CURRENT AFFAIRS UNIT, RADIO KWARA, ILORIN
PROGRAMME: NEWS COMMENTARY
DATE OF BROADCAST: 30/9/88 AT 1810 HOURS
WRITER: LANRE KAWU
African peoples and their causes, have never been at the positive end of media attention. This is especially so, of the powerful monopolies of the Western world. During the years of the 1960s, when Africans entered the world stage, as independent actors from newly free nations, the so-called free press of the Western world, openly expressed fears about the ability of Africans to take their rightful places in the comity of nations.
What has always attracted prompt international attention, from Africa, have been coups d’etat, the murders of presidents, droughts, inter-tribal warfares, national disasters and related phenomena. Our attempts to master this continent, the efforts to break the vicious cycle of underdevelopment, the struggles for national liberation, titanic class battles of the African working people, are at best ignored, or at least, derided, ridiculed or outrightly, condemned.
The past few years have witnessed unprecedented economic, social and natural dislocations in Africa. As the various societies groan under heavy burdens of debt, and populations become restive, so have the racist biases and imperialist worldview of the Western media, become so strident. It was within this context, that the newly-freed countries of Africa, Asia and Latin America, launched a campaign for a New International Information Order, in the last decade. The struggle for a New International Information Order, challenged the oligopoly enjoyed by the Western news agencies, and the Western domination of the circulation of news and ideas.
In the words of the former Director-General of UNESCO, Ahmadou Mahtar M’bow, it was to counter “the systematic conditioning of minds and mentalities by information which is conceived and produced by people who are not only sometimes ignorant of Third World realities, but who also consider the Third World should think and see things in a certain way”. The misreporting of the Third World, and Africa in particular, must therefore be seen in relationship with the control that the imperialist agencies have over information and ideas. Eighty percent of international information disseminated on radio and TV, and in the press, is from the big agencies: UPI, A.P., AFP, and Reuters, and all are from the imperialist centres. We also know too well, that imbalance in information and news flow, is a reflection and outcome of a larger imbalance found in economic relations.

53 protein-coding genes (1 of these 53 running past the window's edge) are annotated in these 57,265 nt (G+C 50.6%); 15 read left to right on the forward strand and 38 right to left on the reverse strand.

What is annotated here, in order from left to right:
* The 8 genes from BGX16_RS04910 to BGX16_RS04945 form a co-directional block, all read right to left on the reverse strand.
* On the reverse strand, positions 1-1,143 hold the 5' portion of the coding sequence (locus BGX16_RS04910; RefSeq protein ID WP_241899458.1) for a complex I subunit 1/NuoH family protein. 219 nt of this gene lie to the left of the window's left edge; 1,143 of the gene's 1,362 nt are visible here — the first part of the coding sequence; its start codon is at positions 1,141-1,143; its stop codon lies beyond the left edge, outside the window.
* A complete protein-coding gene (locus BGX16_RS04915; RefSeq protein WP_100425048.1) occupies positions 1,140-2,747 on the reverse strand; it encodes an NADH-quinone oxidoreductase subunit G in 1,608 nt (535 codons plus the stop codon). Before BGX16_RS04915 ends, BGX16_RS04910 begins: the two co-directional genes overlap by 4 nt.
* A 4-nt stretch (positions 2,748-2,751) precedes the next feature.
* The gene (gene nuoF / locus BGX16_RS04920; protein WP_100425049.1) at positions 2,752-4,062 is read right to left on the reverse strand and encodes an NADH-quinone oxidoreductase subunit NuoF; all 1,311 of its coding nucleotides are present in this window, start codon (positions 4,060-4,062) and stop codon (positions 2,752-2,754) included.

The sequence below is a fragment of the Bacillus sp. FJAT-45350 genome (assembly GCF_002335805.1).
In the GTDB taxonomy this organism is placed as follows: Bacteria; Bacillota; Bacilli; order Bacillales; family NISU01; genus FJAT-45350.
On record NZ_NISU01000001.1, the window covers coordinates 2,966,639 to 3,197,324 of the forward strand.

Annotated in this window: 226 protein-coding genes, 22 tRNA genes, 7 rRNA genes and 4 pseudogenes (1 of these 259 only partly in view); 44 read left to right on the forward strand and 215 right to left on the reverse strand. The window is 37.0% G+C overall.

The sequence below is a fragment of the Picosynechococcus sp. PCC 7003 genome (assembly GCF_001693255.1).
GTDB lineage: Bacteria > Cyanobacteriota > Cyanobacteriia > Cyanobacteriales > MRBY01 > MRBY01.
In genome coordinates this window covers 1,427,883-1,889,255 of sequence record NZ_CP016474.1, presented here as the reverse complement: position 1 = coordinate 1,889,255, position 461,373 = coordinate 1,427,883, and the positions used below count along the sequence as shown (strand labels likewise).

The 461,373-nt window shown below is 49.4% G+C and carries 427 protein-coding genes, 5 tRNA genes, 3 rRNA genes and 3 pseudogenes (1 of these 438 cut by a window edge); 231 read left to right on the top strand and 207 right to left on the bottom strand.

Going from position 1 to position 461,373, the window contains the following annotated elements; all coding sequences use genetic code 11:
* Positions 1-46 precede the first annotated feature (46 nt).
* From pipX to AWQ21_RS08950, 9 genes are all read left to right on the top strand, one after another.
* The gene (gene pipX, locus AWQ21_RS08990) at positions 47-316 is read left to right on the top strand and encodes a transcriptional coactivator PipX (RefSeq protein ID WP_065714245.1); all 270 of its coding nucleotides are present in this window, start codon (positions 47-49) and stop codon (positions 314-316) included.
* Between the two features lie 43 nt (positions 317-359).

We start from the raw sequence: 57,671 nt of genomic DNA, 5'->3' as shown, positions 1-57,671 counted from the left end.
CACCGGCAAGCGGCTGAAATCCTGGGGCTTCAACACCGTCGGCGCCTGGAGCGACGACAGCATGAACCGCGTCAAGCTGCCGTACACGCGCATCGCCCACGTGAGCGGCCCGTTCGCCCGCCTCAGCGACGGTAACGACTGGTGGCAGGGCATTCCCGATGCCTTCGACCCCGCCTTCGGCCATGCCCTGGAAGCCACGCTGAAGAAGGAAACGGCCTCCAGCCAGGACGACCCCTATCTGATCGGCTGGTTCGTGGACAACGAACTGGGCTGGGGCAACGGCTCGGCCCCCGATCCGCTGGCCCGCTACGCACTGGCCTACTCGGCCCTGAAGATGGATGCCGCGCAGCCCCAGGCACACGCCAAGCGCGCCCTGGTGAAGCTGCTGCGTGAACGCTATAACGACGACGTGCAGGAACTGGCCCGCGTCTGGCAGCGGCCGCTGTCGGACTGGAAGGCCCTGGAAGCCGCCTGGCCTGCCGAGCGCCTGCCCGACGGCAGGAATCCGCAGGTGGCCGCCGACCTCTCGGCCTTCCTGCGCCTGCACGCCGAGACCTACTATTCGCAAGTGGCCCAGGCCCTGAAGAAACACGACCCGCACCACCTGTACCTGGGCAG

So, from the colonial period to date, our relationships with the imperialist world, have largely been to the detriment of our peoples. Our resources, our labour power, have contributed to the gigantic strides made in the advanced capitalist countries. On the other hand, our people have continued to be plundered, they suffer unemployment, poverty and starvation. It is these basic inequities that the Western press have sought to obscure. It is the essential logic that helps us to understand their opposition to a New International Information Order, a demand that was always dialectically connected with the demand for a new economic order.
Has the struggle for a new order run out of steam? No doubts, the past few years have witnessed stiff opposition to the basic demands of the movement. The Reagan administration in Washington, Margaret Thatcher in Great Britain, and such conservative outfits like the Heritage Foundation of America, have launched tirades against the UNESCO, where the whole debate was actively promoted. But as the present situations of our countries become more desperate, in the face of the aggressive designs of imperialism to strangulate us, so has the urgency of the call for a New International Information Order become.
Truthful information about the struggles of Africa against imperialism, is part and parcel of human rights, which is at the focus of international attention, in this 40th year anniversary of the Universal Declaration of Human Rights. If we lose the battle for democratic access to information flow, we stand great risks of the erosion of the very fabric of the cultural values and aspirations of Africa.